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I am a PhD candidate in Cultural Studies at the Moroccan Cultural Studies Centre at Sidi Mohammed Ben Abdellah University in Fez. The narrative of my dissertation centers on geopolitics, faith and sexuality in English Barbary captivity narratives. Besides, I am interested in researching the politics and poetics of socio-political change after the MENA uprisings of 2011. I have given papers at a number of international conferences in Morocco, Germany and Austria. A paper on Thomas Pellow’s captivity narrative (1739) appeared as a book chapter in Romanian-Moroccan Forms of Manifestation in the European Space (2014). Other papers from my dissertation are under review. I have taught English to secondary and tertiary students for 12 years now.
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Imen Yacoubi is a Tunisian researcher, translator, and associate professor of English Studies at the University of Jendouba, Tunisia. Imen had been a member in a number of projects across the Arab region, like The Trans-Maghreb Creative Writing Project, the Young Arab Analysts Network International. She became a fellow at Syracuse University in 2011 and 2013, and she had managed and participated in several projects with civil society in Tunisia related to women’s rights and civic education ever since.
Her research interest revolve around around gender, arts, and culture.
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Manal Dao-Sabah is a Moroccan PhD candidate in Sidi Mouhammed Ben Abdellah University, Fez, Morocco. Her MA research paper was entitled “Women in the Moroccan Islamic Movement al-Adl wa al-Ihsan: Towards a New Model of Feminism”. It tackled issues like Islamic feminism, Islamist women in Morocco and the possibility of discussing feminism within an Islam framework. Her current PhD project focuses on “politicized” interpretations of gender issues in Islam and the repercussions on these interpretations on women’s (non-)participation in politics and decision making in Morocco. In her research paper, she discusses how the liberal wave initiated by Muslim thinkers like Mohamed Abed al-Jabri has paved the way to Islamic feminism and how Islamic feminism that started as a theory is being translated in (non-)action in Morocco. Manal dao-Sabah is also a high-school teacher in the city of Meknes.
Hafid Zghouli studied German Literary Studies and Oriental Studies at the University of Freiburg (Germany), where he graduated with a Master thesis on Heinrich Heine’s poetical representation of the Orient and Occident. Between 2013 and 2016 he was research fellow at the Center for Near and Middle Eastern Studies (CNMS) at the University of Marburg and gave seminars on modern Arabic literature. Currently he is a PhD candidate at the same Center. His PhD project explores strategies of resistance in the Moroccan postcolonial novel. He published an article on rap and street theatre as aesthetic forms of resistance in Morocco (German).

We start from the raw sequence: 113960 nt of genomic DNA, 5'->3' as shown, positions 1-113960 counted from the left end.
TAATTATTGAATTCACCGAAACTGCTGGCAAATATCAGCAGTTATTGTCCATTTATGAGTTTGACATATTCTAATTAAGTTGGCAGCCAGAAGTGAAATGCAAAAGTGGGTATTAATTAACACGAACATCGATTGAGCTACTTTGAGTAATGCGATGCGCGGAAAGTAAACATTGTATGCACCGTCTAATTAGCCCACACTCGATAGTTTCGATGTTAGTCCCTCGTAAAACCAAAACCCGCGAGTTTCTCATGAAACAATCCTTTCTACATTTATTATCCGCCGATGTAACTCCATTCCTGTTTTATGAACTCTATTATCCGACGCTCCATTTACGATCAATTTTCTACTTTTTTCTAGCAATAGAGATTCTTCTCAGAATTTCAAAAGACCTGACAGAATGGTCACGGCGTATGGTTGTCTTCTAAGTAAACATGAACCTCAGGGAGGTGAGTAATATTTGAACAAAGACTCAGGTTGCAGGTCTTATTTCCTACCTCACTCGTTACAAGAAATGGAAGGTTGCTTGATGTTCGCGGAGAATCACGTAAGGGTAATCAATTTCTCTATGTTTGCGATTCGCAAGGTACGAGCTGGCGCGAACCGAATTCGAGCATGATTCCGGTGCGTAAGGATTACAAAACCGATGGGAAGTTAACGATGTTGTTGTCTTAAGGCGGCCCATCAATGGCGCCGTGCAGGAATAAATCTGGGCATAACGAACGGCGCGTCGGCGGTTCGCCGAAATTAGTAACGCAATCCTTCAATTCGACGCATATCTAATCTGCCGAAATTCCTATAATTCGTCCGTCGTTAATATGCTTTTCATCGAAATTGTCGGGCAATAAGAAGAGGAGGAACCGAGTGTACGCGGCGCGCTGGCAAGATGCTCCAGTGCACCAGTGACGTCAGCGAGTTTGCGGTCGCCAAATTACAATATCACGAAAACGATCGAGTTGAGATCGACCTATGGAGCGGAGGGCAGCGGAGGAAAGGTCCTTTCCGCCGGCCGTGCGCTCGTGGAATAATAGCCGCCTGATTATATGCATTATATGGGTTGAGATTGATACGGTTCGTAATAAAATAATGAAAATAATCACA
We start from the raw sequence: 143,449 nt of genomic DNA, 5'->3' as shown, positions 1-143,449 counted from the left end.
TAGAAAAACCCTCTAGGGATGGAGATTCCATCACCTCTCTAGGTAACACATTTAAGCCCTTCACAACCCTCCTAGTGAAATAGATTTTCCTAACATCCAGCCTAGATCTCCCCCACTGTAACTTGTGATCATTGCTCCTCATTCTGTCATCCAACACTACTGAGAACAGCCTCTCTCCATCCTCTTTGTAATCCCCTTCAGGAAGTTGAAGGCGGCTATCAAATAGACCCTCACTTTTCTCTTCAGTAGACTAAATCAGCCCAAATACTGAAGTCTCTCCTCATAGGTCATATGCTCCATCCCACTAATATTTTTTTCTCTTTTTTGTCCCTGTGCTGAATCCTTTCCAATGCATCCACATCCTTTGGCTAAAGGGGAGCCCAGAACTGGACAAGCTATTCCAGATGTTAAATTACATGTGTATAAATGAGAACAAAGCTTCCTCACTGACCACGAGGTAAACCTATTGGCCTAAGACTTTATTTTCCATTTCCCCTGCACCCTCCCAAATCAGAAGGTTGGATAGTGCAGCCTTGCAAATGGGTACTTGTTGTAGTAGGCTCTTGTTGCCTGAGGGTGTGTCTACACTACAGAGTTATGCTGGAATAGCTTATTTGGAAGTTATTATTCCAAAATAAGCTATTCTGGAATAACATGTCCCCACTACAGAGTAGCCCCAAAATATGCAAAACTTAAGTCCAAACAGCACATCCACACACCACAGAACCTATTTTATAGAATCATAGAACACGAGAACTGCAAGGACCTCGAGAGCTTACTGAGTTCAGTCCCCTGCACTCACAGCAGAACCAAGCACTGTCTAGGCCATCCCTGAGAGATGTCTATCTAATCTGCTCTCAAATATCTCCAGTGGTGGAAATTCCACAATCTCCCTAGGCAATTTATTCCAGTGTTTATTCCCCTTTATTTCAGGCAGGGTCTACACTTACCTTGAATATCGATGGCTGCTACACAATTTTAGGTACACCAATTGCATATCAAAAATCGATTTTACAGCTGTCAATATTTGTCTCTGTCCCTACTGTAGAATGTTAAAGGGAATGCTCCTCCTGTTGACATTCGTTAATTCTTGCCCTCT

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Abderrahmae Yaalaoui is a Doctor in Public Law at the University of Carthage. His thesis was on “The constitutional judge and the public opinion.” He is currently teaching public law at the University of Carthage and political science at European University of Tunis. Had researches on the political situation in Tunisia since Revolution.
Taha Tayebi holds a BA in English Studies from Ibn Tofail University, Kenitra Morocco in 2014. In 2017, he had his master’s degree in Culture and Linguistics from the same university. Currently, he is a Ph.D candidate at Ibn Tofail University. His Ph.D thesis is basically about Secularism and Secular Political/ Social Movements through the Eyes of Moroccan Youth supervised by Dr. Soumaya Belhabib. He has been working on several topics within Cultural Studies including gender issues, resistance, feminist representations, and youth culture.
Fatima Zahra El Hajji
Ermiki Fatima-Zohra, a Ph.D. researcher in Moroccan Cultural Studies Center(MCSC) at Sidi Mohamed Ben Abdellah University, Faculty of Humanities Fez-Morocco. I am currently working on Religion and Politics, political Islam precisely. Find me at firstname.lastname@example.org.
Nour-Sadate Benhima holds a BA in English Studies from Sultan Moulay Slimane University (Beni Mellal, Morocco) and an MA in “Applied Language and Culture Studies” from Chouaib Doukkali University (El Jadida, Morocco). He is currently a doctoral researcher at the same university. His doctoral dissertation examines the impact of Mosques-based literacy programs on women in Rural Morocco. Nour-Sadate has taken part in a dozen of national and international conferences, both as presenter and organizer. His research interests span several topics within Language and Cultural Studies, including gender and adult education, gender construction in the media, urban space and social movements, and youth studies.